4. The one flaw I noticed with the demo is if I closed the slide out box, I can’t get it back and lose access to the related content.

    At first glance, it could have been an ad, so it would be nice if there was a way to bring it back if I closed it.

  5. @Josh Thanks a lot for that important observation. I updated the padding of the body, so that the box does not hide the content when the screen is too narrow. When the padding would obstruct the design of the page too much, then a dynamical padding addition in the script would be useful. Thanks again and cheers! ML

  6. @David
    We were actually wondering about that point and decided to really remove the box when the user choses to close it, just like it is done in the NYT script. But you can change that by replacing the line


    That will simply slide it back to the right, but it will come back whenever you pass by the triggering element again. Hope it helps, ML

  7. Nice idea and effect. This script is very useful for displaying related articles. I like the idea because it make website “wider” by displaying related posts when needed.

  8. really cool, now- how do you block the moronic piece of crap? respectfully a concerned citizen.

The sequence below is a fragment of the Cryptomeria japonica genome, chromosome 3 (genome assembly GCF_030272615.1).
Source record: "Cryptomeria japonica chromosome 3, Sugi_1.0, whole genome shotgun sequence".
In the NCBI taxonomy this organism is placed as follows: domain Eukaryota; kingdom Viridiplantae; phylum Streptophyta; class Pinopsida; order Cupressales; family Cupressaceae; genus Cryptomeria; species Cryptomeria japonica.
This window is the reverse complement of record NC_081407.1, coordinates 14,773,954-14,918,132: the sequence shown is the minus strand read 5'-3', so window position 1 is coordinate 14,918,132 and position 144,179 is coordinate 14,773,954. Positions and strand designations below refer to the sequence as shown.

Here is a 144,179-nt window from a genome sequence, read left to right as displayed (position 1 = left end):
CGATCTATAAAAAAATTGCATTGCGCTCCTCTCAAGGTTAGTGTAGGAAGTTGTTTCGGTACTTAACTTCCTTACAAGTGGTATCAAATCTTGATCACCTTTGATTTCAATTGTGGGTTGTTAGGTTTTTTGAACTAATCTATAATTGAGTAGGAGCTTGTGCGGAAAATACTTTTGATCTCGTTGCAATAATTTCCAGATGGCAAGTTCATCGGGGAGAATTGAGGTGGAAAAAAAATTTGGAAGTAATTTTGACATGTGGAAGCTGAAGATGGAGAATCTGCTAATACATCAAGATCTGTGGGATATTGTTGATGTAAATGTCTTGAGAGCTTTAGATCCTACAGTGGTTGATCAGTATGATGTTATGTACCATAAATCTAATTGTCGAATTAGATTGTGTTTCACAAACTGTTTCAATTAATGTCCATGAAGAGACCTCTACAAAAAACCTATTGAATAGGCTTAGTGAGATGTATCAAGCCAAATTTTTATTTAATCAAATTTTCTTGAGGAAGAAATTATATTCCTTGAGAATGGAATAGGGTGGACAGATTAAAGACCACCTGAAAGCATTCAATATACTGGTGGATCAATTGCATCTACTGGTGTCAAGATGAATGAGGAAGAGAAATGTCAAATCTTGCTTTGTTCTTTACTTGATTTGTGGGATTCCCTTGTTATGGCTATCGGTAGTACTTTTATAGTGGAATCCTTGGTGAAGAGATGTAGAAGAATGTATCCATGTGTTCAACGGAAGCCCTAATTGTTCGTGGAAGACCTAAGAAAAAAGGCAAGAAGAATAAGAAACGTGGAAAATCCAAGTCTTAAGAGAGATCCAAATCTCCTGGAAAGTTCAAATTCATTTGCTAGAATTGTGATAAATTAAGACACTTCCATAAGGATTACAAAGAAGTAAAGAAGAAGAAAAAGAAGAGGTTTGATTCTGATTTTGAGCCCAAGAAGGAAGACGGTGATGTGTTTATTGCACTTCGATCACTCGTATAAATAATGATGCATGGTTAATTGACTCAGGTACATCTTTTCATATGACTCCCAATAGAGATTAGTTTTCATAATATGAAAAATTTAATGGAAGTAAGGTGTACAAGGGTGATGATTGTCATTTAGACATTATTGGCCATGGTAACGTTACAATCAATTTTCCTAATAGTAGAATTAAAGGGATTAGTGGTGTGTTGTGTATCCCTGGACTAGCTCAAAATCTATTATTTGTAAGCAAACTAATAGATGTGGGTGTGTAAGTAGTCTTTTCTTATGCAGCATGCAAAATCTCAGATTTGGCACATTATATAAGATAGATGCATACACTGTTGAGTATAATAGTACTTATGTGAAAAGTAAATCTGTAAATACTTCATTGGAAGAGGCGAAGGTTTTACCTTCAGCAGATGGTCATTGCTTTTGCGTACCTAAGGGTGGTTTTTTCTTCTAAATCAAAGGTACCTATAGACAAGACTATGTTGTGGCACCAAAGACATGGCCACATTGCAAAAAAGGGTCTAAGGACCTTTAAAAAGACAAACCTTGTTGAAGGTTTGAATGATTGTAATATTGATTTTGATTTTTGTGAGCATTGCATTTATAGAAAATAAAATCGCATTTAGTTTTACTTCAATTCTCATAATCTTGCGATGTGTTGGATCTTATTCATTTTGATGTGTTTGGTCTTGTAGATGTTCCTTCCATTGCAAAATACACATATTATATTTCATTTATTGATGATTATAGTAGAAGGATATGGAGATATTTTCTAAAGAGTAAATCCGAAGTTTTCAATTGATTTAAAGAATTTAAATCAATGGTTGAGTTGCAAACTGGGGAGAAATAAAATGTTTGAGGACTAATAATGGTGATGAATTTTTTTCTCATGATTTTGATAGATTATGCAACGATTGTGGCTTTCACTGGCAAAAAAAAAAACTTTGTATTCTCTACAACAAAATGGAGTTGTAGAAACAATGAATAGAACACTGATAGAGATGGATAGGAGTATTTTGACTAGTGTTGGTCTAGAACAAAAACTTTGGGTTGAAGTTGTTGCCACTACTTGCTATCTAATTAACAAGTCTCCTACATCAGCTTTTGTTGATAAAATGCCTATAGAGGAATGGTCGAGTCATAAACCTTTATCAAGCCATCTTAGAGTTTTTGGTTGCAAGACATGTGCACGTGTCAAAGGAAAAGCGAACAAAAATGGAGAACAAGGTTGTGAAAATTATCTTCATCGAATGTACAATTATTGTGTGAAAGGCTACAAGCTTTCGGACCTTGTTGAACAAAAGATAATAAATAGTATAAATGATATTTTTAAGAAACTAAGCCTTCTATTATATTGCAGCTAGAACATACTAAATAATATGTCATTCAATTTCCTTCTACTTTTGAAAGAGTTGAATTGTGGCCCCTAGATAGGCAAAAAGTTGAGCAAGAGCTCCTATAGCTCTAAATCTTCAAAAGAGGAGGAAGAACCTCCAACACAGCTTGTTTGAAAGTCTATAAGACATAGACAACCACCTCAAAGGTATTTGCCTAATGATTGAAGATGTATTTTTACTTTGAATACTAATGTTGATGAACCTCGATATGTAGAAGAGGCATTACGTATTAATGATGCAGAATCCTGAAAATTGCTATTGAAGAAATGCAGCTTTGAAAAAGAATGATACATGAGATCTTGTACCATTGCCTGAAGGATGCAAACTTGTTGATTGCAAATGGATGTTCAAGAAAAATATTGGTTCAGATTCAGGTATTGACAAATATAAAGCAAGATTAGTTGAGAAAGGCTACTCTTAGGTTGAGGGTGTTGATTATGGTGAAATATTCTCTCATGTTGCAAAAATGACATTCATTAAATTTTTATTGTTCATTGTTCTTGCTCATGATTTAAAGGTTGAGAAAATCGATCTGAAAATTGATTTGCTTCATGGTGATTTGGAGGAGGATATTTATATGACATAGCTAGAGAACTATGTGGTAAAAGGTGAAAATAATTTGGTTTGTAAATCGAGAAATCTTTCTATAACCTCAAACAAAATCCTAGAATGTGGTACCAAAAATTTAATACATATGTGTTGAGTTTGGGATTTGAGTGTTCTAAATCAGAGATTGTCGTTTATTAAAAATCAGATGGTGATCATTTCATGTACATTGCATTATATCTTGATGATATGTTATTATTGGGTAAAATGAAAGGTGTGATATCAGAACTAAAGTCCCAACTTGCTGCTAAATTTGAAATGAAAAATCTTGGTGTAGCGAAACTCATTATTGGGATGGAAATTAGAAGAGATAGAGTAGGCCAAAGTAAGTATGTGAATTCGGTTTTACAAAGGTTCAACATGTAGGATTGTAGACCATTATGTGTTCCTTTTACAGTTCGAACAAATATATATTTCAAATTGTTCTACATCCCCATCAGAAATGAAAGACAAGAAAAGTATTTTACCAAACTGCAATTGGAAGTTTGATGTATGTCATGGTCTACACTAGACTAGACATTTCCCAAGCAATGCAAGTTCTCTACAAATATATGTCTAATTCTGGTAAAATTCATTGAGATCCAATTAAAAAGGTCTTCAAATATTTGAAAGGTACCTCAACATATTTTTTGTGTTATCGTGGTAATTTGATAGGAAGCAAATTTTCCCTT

9. I noticed that feature on a NYT article I was reading a few minutes ago, and immediately saw the possibilities for this. So I did a search to see if there was any info on it, and here it all was – nicely laid out. Woot! I’m going to try this for various calls to action – reminding people to subscribe to RSS feed, asking for bookmarks or social sharing, etc. Thanks.

  10. Nice script,but it kind of destroys the lightbox feature as you can see on my web site. The link in the slide out box leads you to the ‘archive’ which still works fine as it doesn’t have include the scripts needed for the slide out box.

    Any suggestions? TIA, Andrew

  11. Thanks alot, Mary! (Gosh, I should have used Google before asking so silly questions .,.)

    Anyhow, I switched to the jquery lightbox version, that means no more conflicts with this slide out box of yours.

    Thanks for all your awesome examples. They rock!

  12. I love you Mary Lous <3 lol … I can use this thing for a lot of stuffs. Is there a donate button?